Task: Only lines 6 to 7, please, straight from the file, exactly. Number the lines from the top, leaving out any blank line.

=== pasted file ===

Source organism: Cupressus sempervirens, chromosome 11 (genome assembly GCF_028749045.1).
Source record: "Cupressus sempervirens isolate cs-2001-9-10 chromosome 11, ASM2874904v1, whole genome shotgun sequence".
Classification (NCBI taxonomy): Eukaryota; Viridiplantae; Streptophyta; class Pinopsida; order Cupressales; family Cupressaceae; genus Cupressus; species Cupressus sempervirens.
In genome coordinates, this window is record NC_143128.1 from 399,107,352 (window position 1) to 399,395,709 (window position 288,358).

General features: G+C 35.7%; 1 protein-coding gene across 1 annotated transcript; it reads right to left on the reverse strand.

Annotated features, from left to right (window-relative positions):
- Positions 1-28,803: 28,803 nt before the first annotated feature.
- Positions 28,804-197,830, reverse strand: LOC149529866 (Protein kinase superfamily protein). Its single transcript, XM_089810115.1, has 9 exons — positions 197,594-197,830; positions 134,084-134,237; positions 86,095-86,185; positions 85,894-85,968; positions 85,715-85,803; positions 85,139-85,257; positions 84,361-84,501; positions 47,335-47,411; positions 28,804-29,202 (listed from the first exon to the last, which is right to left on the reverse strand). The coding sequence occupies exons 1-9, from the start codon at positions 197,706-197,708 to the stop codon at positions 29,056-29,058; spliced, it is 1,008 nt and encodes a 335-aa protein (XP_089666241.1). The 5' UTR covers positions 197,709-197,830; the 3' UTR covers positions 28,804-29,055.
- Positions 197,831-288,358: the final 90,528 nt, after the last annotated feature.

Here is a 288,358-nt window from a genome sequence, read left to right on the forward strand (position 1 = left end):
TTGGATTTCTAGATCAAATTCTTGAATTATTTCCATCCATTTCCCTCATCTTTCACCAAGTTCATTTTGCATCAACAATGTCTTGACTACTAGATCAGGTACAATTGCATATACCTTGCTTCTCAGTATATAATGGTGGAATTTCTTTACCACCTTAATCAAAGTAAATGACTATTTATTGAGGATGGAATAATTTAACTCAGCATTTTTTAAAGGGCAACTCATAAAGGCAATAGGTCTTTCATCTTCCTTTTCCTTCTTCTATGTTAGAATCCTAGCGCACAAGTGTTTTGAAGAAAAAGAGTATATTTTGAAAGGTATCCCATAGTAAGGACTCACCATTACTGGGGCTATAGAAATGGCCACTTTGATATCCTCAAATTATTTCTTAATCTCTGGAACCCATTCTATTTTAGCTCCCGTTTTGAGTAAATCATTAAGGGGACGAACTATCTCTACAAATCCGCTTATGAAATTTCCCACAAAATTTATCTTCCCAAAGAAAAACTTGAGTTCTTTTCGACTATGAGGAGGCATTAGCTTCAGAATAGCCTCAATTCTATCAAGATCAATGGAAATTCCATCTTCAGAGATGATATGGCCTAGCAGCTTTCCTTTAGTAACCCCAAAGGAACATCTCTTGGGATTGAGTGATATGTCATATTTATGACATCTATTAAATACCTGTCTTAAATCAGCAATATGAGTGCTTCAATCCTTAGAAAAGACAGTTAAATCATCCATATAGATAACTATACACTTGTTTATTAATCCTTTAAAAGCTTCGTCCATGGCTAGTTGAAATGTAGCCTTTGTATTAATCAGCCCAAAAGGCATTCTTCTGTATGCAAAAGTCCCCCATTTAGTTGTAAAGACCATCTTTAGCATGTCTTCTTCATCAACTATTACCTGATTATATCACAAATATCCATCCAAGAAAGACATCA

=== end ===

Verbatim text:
Annotated features, from left to right (window-relative positions):
- Positions 1-28,803: 28,803 nt before the first annotated feature.